BELLINGHAM - When civil engineering professor Dr. Aaron S. Bradshaw got a late-night phone call recently from his friend and former doctoral co-adviser, Russell Green, Bradshaw thought Green was calling to congratulate him for recently being named to the faculty of the University of Rhode Island’s Department of Civil Engineering.
Bradshaw, 37, who lives with his wife and two children in Bellingham, couldn't have been more wrong.
Green, an associate professor of civil and environmental engineering at Virgina Tech, had called to invite Bradshaw to join his six-member National Science Foundation-sponsored Geo-engineering Extreme Events Reconnaissance Team mission to Christchurch, New Zealand, to document the effects of the massive earthquake that struck the city last month.
"It was one of those opportunities I couldn't pass up," Bradshaw said Wednesday via a telephone interview from his hotel outside of the central city of Christchurch, where a 6.3-magnitude earthquake - New Zealand's deadliest natural disaster in 80 years - struck on Feb 22.
As of Friday, the death toll had reached 163, and more than 100 people were still missing.
"The most difficult part was having to leave on such short notice," Bradshaw said. "I have two young children at home and one on the way, but it's not every day you are asked to be involved in something as important as this."
The one-week mission (Bradshaw arrived in New Zealand on March 1 and was due back home today) focused on documenting geotechnical effects of extreme events as part of the U.S. National Earthquake Hazards Reduction Program.
The team members worked in close collaboration with their New Zealand colleagues from the University of Canterbury and the University of Auckland. Additionally, the team coordinated its efforts with teams organized by the Earthquake Engineering Research Institute and the American Society of Civil Engineers’ Technical Committee on Lifeline Earthquake Engineering.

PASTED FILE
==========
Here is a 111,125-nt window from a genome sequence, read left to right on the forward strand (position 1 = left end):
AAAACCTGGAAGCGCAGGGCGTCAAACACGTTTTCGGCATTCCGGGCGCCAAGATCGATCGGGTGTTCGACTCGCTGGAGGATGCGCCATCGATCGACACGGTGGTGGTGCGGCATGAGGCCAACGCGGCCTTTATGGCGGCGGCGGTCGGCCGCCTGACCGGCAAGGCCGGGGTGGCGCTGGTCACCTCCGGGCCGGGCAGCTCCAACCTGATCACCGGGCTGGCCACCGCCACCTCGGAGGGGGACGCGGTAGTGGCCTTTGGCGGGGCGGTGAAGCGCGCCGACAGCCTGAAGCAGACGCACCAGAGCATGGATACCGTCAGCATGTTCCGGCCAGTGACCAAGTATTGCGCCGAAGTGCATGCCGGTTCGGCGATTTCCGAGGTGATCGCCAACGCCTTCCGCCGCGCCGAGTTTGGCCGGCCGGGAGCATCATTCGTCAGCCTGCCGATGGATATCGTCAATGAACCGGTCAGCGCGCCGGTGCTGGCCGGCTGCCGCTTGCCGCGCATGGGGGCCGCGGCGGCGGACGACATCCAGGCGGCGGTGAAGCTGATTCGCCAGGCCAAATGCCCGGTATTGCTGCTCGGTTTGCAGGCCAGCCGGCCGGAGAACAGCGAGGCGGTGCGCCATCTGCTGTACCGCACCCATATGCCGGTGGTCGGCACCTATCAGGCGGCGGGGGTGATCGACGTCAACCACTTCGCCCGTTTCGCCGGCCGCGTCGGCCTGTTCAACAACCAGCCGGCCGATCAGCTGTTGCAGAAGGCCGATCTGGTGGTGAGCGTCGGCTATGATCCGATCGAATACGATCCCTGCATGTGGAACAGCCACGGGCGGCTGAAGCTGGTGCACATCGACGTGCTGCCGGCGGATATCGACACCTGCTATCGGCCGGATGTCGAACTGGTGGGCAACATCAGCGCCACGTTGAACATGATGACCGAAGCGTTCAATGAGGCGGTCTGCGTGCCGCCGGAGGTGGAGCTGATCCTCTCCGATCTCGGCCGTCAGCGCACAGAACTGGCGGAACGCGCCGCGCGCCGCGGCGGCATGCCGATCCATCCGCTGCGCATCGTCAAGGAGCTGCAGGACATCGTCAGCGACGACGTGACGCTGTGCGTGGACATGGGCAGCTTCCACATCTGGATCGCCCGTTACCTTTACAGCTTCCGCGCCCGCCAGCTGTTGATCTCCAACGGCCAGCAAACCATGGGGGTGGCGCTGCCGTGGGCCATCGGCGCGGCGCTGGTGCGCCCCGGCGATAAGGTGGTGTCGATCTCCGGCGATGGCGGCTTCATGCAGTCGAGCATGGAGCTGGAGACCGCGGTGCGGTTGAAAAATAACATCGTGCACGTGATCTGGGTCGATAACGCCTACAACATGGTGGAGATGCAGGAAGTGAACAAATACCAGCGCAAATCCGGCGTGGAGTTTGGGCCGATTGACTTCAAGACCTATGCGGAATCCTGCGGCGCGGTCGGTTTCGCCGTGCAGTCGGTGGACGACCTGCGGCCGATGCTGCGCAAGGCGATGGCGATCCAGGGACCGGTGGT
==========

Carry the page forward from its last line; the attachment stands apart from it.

The American team spent the better part of the week working with their New Zealand colleagues to perform field investigations, focusing their efforts on building foundation response, liquefaction and other ground failures, performance of bridges and other lifelines, performance of port facilities, and slope failures.
The aim of the mission was to collect as much geotechnical engineering data as possible before demolition and reconstruction begins. The team's findings will be published in a post-event report that will be published on the Geo-engineering Extreme Events Reconnaissance (GEER) Association Website.
The team performed the majority of its field work in the suburbs just outside the cordon in the the central city, which remains a highly unstable environment. Christchurch is New Zealand's second largest city.
"As an engineer, I was overwhelmed when I saw the extent of the damage," said Bradshaw, who earned master’s and doctoral degrees from URI. "You look around at the damage and think where do you even begin? The city is going to have to go through a major reconstruction."
Bradshaw was selected for the reconnaissance team because of his experience designing building foundations in the seismically active region of Seattle and his background studying soil liquefaction, a phenomenon in which the strength and stiffness of a soil is reduced by earthquake shaking.
"It's all about the soil" he says. "One of the major problems is soil liquefaction, and there's a lot of that here."
Liquefaction and related phenomena have been responsible for tremendous amounts of damage in historical earthquakes around the world.
Liquefaction occurs in saturated soils, that is, soils in which the space between individual particles is completely filled with water. This water exerts a pressure on the soil particles that influences how tightly the particles themselves are pressed together. Prior to an earthquake, the water pressure is relatively low. However, earthquake shaking can cause the water pressure to increase to the point where the soil particles can readily move with respect to each other.
When liquefaction occurs, the strength of the soil decreases and the ability of a soil deposit to support foundations for buildings and bridges is reduced.
"The other problem is that a large percentage of the buildings here don't have unreinforced masonry or steel rebar in them," he said.
Bradshaw said he is impressed by the resilience of the New Zealand people.
"Talking with the people here you sense two things," he said. "On the one hand, they are still very sad and devastated by this tragedy, but at the same time they are positive and focused on rebuilding their city."